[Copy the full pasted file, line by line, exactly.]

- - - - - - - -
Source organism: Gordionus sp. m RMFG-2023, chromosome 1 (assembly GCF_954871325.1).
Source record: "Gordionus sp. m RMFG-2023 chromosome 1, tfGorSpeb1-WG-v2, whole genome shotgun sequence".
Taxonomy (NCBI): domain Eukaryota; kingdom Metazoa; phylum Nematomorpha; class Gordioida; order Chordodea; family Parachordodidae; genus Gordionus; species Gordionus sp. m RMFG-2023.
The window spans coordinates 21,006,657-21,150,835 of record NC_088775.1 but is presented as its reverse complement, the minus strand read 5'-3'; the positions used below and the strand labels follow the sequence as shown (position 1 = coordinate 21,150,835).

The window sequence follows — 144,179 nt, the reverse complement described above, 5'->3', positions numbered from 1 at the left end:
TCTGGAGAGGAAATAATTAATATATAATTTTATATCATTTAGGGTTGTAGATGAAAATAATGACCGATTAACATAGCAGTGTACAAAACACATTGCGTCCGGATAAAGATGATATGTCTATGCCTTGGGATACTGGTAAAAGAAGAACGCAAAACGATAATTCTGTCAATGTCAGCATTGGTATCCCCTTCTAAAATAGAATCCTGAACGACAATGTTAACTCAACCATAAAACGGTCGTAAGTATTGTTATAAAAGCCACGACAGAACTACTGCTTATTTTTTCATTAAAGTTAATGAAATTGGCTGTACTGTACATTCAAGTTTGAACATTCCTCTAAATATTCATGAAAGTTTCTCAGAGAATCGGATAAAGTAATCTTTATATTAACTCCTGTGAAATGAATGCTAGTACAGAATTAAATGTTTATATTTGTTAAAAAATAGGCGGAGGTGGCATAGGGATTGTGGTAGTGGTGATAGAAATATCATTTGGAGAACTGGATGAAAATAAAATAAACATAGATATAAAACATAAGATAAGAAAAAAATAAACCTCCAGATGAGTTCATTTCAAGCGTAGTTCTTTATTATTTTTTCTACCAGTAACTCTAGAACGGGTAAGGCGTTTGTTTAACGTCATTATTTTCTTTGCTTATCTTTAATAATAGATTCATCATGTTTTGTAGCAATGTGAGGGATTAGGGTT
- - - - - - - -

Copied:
Source organism: Gordionus sp. m RMFG-2023, chromosome 1 (assembly GCF_954871325.1).
Source record: "Gordionus sp. m RMFG-2023 chromosome 1, tfGorSpeb1-WG-v2, whole genome shotgun sequence".
Taxonomy (NCBI): domain Eukaryota; kingdom Metazoa; phylum Nematomorpha; class Gordioida; order Chordodea; family Parachordodidae; genus Gordionus; species Gordionus sp. m RMFG-2023.
The window spans coordinates 21,006,657-21,150,835 of record NC_088775.1 but is presented as its reverse complement, the minus strand read 5'-3'; the positions used below and the strand labels follow the sequence as shown (position 1 = coordinate 21,150,835).

The window sequence follows — 144,179 nt, the reverse complement described above, 5'->3', positions numbered from 1 at the left end:
TCTGGAGAGGAAATAATTAATATATAATTTTATATCATTTAGGGTTGTAGATGAAAATAATGACCGATTAACATAGCAGTGTACAAAACACATTGCGTCCGGATAAAGATGATATGTCTATGCCTTGGGATACTGGTAAAAGAAGAACGCAAAACGATAATTCTGTCAATGTCAGCATTGGTATCCCCTTCTAAAATAGAATCCTGAACGACAATGTTAACTCAACCATAAAACGGTCGTAAGTATTGTTATAAAAGCCACGACAGAACTACTGCTTATTTTTTCATTAAAGTTAATGAAATTGGCTGTACTGTACATTCAAGTTTGAACATTCCTCTAAATATTCATGAAAGTTTCTCAGAGAATCGGATAAAGTAATCTTTATATTAACTCCTGTGAAATGAATGCTAGTACAGAATTAAATGTTTATATTTGTTAAAAAATAGGCGGAGGTGGCATAGGGATTGTGGTAGTGGTGATAGAAATATCATTTGGAGAACTGGATGAAAATAAAATAAACATAGATATAAAACATAAGATAAGAAAAAAATAAACCTCCAGATGAGTTCATTTCAAGCGTAGTTCTTTATTATTTTTTCTACCAGTAACTCTAGAACGGGTAAGGCGTTTGTTTAACGTCATTATTTTCTTTGCTTATCTTTAATAATAGATTCATCATGTTTTGTAGCAATGTGAGGGATTAGGGTT